Last Saturday night was TransitionKW’s bat hike at the Huron Natural Area of Kitchener. I attended with my three-year-old son and my friends’ four and six-year-old daughters. We began the evening learning all about the types of bats that live in our part of Ontario. While we waited for dusk to set out on our search for bats we learned about how bats in our region use echolocation to eat as many as 3000 insects every evening! Sadly, bats in this region and much of North America are in decline for a number of reasons, including a disease called White Nose Syndrome, as well as due to electricity-producing windmills, and human interference in their habitats.
After waiting out a brief thunderstorm we headed out into the park to begin searching for bats and other crepuscular wildlife (animals that are primarily active during twilight). There were about 15 adults and 20 children and we tried our best to not be too noisy as we walked the quickly darkening paths through the woods and along the pond.
We didn’t see very many bats, although we were aware of their presence thanks to echolocation which was picked up on two specialized microphones that were passed around the group. The highlight of the evening for many people was the abundance of fireflies that appeared right after the sunset. We spent about 30 minutes chasing them around, catching them briefly in jars so the kids could get closer looks. We didn’t arrive home until quite a bit after their bedtimes but the three children with me were very excited about their time in the woods, the bats, and the fireflies. We all look forward to the next TransitionKW family event!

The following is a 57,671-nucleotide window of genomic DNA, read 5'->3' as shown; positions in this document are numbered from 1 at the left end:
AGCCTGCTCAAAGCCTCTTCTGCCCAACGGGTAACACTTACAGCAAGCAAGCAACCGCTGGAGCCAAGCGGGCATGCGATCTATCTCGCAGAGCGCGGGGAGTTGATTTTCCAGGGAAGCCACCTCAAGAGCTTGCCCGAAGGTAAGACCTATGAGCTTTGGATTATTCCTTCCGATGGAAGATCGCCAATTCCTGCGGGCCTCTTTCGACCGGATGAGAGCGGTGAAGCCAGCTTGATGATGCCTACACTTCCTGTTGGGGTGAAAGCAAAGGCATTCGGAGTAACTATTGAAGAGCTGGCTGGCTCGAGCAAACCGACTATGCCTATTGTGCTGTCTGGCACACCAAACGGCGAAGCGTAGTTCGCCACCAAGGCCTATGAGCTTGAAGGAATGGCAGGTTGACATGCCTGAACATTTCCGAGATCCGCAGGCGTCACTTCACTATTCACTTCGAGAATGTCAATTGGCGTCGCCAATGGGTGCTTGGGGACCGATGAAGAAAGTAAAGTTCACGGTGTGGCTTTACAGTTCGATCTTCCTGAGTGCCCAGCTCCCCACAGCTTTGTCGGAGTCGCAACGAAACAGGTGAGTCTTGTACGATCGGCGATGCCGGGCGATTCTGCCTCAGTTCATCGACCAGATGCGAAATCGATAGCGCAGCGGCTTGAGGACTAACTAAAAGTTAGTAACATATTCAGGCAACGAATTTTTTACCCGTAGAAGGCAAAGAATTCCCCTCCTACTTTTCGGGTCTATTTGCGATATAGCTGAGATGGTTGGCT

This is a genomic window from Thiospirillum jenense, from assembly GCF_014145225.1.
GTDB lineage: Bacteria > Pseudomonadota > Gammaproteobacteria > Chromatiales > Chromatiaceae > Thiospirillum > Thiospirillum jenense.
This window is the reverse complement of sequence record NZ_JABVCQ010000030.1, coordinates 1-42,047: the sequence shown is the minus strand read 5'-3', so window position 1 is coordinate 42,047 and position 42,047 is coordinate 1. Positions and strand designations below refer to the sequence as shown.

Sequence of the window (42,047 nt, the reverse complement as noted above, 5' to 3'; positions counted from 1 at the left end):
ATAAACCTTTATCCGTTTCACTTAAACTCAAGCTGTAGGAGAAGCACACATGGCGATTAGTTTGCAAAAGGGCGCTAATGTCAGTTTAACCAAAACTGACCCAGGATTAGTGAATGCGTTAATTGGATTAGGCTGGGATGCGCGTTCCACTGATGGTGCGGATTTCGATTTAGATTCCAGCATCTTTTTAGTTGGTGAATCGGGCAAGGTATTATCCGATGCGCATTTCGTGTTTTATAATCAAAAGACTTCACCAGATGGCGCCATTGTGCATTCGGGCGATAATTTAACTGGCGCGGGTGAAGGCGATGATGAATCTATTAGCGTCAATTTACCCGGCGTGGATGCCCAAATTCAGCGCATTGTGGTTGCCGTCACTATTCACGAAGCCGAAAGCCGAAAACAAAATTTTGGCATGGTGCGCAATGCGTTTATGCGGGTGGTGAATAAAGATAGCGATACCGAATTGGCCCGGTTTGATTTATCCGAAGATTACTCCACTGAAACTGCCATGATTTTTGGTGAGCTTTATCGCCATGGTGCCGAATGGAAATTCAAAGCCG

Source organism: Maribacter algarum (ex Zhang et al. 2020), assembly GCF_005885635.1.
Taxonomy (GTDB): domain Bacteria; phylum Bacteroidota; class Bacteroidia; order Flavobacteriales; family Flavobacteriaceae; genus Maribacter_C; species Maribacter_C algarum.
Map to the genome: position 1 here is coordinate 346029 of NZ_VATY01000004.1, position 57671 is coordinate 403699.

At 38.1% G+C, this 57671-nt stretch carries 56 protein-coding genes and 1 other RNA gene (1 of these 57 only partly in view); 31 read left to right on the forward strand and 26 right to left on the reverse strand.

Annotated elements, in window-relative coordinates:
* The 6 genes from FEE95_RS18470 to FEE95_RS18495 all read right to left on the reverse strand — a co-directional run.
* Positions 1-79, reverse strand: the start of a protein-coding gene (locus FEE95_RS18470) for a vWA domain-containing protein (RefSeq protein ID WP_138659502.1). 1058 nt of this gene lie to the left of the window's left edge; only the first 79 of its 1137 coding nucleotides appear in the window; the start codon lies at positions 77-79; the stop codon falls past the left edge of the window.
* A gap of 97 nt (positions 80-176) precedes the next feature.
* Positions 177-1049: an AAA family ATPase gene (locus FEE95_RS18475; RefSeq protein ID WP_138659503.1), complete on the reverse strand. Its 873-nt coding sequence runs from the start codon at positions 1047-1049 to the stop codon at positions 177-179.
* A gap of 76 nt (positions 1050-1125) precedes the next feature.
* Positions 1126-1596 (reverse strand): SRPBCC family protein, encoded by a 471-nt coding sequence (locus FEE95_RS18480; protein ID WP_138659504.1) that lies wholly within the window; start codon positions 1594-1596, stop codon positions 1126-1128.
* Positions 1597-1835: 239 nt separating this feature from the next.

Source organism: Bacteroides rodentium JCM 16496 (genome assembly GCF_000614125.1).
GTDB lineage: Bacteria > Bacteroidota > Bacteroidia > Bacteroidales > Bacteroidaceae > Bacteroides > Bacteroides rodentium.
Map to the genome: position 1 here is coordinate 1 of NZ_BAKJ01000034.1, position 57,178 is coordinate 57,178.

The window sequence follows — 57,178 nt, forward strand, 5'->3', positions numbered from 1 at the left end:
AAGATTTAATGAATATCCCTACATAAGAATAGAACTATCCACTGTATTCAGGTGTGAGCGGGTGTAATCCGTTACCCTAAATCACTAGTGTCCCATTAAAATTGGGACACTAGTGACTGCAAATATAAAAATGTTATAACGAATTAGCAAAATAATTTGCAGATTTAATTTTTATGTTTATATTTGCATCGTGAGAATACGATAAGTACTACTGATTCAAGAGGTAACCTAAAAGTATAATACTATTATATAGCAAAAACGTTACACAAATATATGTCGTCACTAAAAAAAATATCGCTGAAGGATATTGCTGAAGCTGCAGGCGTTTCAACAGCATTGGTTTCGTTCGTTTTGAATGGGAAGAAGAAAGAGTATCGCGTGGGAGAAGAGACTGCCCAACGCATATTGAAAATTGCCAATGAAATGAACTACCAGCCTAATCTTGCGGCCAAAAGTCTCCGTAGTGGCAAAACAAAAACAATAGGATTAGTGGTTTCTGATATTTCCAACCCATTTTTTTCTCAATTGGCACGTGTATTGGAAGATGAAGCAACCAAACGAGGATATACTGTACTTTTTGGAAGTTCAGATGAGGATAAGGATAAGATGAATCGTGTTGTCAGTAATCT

Two days after the hike I read a short article in National Geographic about a blind man who uses echolocation to find his way around. Watching an interview with Daniel Kish helps give a human understanding to what bats do all the time!